The Music Major Minute : The Quest for Your Signature Roles

The Music Major Minute : The Quest for Your Signature Roles


As a singer in training, you have a voice teacher to help guide your short-term goals and assign you repertoire that will aid your mastery of vocal technique and prepare you for auditions. But what about that long-term goal of getting paid to sing? Achieving your goals as a singer includes daily practice and the golden nugget of this column: learn roles now that you can sing later for $$$. 

Workin’ Hard for the Money 

Improving your marketability as a singing artist is the name of the game. If you work diligently in college to improve your musical skills and learn standard repertoire, you will increase your chances for success as a paid singer. The hard work you put in as a student and a young artist will pay off. When you get a chance to sing your signature opera role a second, third, or fourth time—and when you get paid to sing an annual Messiah or a signature concert work such as Carmina burana or Beethoven’s Symphony No. 9—the burden of youth transforms into employable and profitable experience. 

A savvy young singer can increase their future marketability for recurring gigs by learning music that is commonly programmed. Ask your teacher’s advice for roles to study in the “top 10” most performed operas. This reference is not literally a “top 10” list, but it commonly refers to operas that university programs and regional opera companies continuously program. The operas I have most often observed performed in recent years include the following: 


Mozart’s Le nozze di Figaro, Così fan tutte, Don Giovanni, and Die Zauberflöte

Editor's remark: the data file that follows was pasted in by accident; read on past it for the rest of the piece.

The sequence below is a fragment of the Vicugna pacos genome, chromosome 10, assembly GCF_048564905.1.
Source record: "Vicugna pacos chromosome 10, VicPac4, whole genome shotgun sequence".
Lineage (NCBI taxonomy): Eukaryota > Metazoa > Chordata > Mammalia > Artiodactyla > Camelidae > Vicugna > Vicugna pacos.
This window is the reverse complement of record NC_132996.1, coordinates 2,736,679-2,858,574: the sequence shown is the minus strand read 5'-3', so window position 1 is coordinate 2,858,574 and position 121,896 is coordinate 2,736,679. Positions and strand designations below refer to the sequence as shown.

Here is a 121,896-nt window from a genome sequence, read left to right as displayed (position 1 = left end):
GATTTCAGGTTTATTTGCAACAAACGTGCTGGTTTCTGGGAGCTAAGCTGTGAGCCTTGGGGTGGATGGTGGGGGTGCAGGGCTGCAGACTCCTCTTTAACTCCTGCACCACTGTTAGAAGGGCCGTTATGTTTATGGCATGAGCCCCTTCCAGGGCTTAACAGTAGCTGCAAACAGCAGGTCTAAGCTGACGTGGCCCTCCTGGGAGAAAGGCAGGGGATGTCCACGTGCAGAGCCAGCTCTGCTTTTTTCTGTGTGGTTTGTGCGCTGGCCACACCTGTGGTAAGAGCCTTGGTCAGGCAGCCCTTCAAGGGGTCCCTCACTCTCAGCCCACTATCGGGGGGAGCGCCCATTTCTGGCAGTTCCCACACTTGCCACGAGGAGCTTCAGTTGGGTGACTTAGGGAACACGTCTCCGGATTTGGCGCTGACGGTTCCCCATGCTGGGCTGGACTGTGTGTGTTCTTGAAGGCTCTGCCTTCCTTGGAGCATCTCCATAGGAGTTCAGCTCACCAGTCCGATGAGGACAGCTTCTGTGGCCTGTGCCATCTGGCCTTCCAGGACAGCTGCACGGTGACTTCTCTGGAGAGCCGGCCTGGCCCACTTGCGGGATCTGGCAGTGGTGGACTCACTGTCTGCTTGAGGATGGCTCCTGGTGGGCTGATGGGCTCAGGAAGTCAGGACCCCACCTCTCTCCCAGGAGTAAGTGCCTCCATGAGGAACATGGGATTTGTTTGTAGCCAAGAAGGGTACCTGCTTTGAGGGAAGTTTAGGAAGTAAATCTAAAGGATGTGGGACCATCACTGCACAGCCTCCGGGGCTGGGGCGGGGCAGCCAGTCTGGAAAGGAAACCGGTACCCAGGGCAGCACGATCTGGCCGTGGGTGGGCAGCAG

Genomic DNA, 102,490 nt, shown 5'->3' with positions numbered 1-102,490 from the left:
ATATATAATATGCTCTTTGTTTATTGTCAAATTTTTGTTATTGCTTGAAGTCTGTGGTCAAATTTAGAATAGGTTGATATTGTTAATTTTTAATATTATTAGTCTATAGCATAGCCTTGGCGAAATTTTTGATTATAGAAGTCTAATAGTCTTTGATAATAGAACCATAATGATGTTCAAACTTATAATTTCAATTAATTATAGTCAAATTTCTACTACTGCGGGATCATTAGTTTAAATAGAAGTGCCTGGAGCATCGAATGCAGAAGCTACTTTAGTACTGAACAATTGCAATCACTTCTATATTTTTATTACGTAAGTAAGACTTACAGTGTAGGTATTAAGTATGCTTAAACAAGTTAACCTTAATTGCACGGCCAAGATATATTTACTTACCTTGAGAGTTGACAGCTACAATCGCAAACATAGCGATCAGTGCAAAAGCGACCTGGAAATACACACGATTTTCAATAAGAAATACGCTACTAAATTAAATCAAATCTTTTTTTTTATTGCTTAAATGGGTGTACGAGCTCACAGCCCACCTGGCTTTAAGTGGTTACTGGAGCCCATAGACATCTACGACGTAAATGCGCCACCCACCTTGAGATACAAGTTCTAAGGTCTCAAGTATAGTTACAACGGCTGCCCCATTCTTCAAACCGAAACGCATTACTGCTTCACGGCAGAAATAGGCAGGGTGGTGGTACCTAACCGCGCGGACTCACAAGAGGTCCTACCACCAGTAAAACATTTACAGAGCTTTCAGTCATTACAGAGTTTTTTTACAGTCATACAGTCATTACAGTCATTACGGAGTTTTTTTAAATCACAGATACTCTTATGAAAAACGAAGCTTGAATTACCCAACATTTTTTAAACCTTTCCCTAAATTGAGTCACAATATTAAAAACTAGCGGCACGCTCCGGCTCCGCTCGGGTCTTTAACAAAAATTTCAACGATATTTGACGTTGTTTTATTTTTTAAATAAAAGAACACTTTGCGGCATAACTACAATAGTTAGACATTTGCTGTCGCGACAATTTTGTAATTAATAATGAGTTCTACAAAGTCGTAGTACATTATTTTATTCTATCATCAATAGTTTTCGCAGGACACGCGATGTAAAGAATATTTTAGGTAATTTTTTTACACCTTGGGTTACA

Puccini’s La bohème and Suor Angelica 

Verdi’s La traviata and Rigoletto 

Gilbert and Sullivan’s The Mikado and The Pirates of Penzance 

Bizet’s Carmen 

Donizetti’s L’elisir d’amore 

Rossini’s Il barbiere di Siviglia 

Strauss’ Die Fledermaus 

Purcell’s Dido and Aeneas 

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Many young artists have made debuts with A, B, and C opera houses singing comprimario roles in the above-named operas and worked their way up to leading roles in future seasons. For example, the smaller role of Barbarina has a two-page aria that is a sensational moment in Le nozze di Figaro. Many Susannas began their “Figaro” careers as Barbarinas. Not to leave the boys out, I’ll mention the role of Masetto in Don Giovanni. It is almost always offered to a young artist, and if he does well, he may secure a contract for the title role or a bigger role in another opera with the company. 

Singing chorus in any level of company is an opportunity to learn the music and style from the professionals singing leading roles. If you aren’t cast in a major role in your university opera workshop, make the most of your experience in the chorus without the pressure of a leading role. Cool kids looking to work their way up would be wise to offer to understudy the larger roles. When someone is sick and cannot sing a rehearsal, you can make yourself memorable and dependable by volunteering to sing that day. 

Role studies, including partially performed roles in opera scenes, should be listed on your résumé to demonstrate competency and ambition to future directors. Listing a role that you have coached might encourage a director to take a chance on you.